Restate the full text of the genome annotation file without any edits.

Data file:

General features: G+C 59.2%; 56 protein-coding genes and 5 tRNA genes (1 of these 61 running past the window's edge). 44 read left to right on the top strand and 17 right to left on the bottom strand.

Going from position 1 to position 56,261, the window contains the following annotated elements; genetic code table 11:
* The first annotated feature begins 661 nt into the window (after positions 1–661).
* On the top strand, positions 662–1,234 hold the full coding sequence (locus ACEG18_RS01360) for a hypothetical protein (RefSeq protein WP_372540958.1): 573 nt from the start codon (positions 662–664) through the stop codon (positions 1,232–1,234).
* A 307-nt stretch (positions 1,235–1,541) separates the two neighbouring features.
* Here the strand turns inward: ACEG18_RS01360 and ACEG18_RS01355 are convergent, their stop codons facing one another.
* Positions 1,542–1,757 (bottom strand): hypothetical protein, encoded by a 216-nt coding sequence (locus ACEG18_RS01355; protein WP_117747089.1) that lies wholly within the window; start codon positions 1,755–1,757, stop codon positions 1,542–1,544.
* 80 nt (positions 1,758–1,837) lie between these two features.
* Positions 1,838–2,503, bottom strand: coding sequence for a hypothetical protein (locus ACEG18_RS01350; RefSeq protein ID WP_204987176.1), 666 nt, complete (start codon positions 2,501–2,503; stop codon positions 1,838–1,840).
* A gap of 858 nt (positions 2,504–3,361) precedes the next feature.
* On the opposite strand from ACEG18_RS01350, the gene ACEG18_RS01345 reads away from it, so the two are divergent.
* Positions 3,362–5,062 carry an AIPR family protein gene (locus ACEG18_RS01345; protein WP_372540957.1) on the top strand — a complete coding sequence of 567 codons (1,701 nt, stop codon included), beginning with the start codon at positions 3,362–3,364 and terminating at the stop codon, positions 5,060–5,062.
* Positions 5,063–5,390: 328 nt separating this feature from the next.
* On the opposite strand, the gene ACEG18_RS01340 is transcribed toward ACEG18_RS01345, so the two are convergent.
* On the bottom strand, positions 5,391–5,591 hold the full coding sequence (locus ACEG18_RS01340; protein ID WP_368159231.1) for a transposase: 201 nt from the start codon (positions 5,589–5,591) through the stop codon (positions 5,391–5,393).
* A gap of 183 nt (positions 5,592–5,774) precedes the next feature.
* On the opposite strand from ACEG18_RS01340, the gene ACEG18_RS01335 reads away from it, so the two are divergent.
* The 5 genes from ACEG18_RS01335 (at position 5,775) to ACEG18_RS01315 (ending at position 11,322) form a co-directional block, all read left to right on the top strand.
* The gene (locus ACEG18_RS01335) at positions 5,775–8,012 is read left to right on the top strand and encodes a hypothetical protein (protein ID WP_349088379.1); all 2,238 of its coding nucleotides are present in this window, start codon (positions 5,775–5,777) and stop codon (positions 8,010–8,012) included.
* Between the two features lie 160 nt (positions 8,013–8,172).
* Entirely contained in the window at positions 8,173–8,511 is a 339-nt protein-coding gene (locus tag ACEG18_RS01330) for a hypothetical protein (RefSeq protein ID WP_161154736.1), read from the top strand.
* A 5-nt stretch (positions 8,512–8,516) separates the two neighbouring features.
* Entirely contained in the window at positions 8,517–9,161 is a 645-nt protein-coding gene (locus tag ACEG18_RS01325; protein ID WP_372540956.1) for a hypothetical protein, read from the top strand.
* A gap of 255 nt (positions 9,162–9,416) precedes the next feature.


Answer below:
General features: G+C 59.2%; 56 protein-coding genes and 5 tRNA genes (1 of these 61 running past the window's edge). 44 read left to right on the top strand and 17 right to left on the bottom strand.

Going from position 1 to position 56,261, the window contains the following annotated elements; genetic code table 11:
* The first annotated feature begins 661 nt into the window (after positions 1–661).
* On the top strand, positions 662–1,234 hold the full coding sequence (locus ACEG18_RS01360) for a hypothetical protein (RefSeq protein WP_372540958.1): 573 nt from the start codon (positions 662–664) through the stop codon (positions 1,232–1,234).
* A 307-nt stretch (positions 1,235–1,541) separates the two neighbouring features.
* Here the strand turns inward: ACEG18_RS01360 and ACEG18_RS01355 are convergent, their stop codons facing one another.
* Positions 1,542–1,757 (bottom strand): hypothetical protein, encoded by a 216-nt coding sequence (locus ACEG18_RS01355; protein WP_117747089.1) that lies wholly within the window; start codon positions 1,755–1,757, stop codon positions 1,542–1,544.
* 80 nt (positions 1,758–1,837) lie between these two features.
* Positions 1,838–2,503, bottom strand: coding sequence for a hypothetical protein (locus ACEG18_RS01350; RefSeq protein ID WP_204987176.1), 666 nt, complete (start codon positions 2,501–2,503; stop codon positions 1,838–1,840).
* A gap of 858 nt (positions 2,504–3,361) precedes the next feature.
* On the opposite strand from ACEG18_RS01350, the gene ACEG18_RS01345 reads away from it, so the two are divergent.
* Positions 3,362–5,062 carry an AIPR family protein gene (locus ACEG18_RS01345; protein WP_372540957.1) on the top strand — a complete coding sequence of 567 codons (1,701 nt, stop codon included), beginning with the start codon at positions 3,362–3,364 and terminating at the stop codon, positions 5,060–5,062.
* Positions 5,063–5,390: 328 nt separating this feature from the next.
* On the opposite strand, the gene ACEG18_RS01340 is transcribed toward ACEG18_RS01345, so the two are convergent.
* On the bottom strand, positions 5,391–5,591 hold the full coding sequence (locus ACEG18_RS01340; protein ID WP_368159231.1) for a transposase: 201 nt from the start codon (positions 5,589–5,591) through the stop codon (positions 5,391–5,393).
* A gap of 183 nt (positions 5,592–5,774) precedes the next feature.
* On the opposite strand from ACEG18_RS01340, the gene ACEG18_RS01335 reads away from it, so the two are divergent.
* The 5 genes from ACEG18_RS01335 (at position 5,775) to ACEG18_RS01315 (ending at position 11,322) form a co-directional block, all read left to right on the top strand.
* The gene (locus ACEG18_RS01335) at positions 5,775–8,012 is read left to right on the top strand and encodes a hypothetical protein (protein ID WP_349088379.1); all 2,238 of its coding nucleotides are present in this window, start codon (positions 5,775–5,777) and stop codon (positions 8,010–8,012) included.
* Between the two features lie 160 nt (positions 8,013–8,172).
* Entirely contained in the window at positions 8,173–8,511 is a 339-nt protein-coding gene (locus tag ACEG18_RS01330) for a hypothetical protein (RefSeq protein ID WP_161154736.1), read from the top strand.
* A 5-nt stretch (positions 8,512–8,516) separates the two neighbouring features.
* Entirely contained in the window at positions 8,517–9,161 is a 645-nt protein-coding gene (locus tag ACEG18_RS01325; protein ID WP_372540956.1) for a hypothetical protein, read from the top strand.
* A gap of 255 nt (positions 9,162–9,416) precedes the next feature.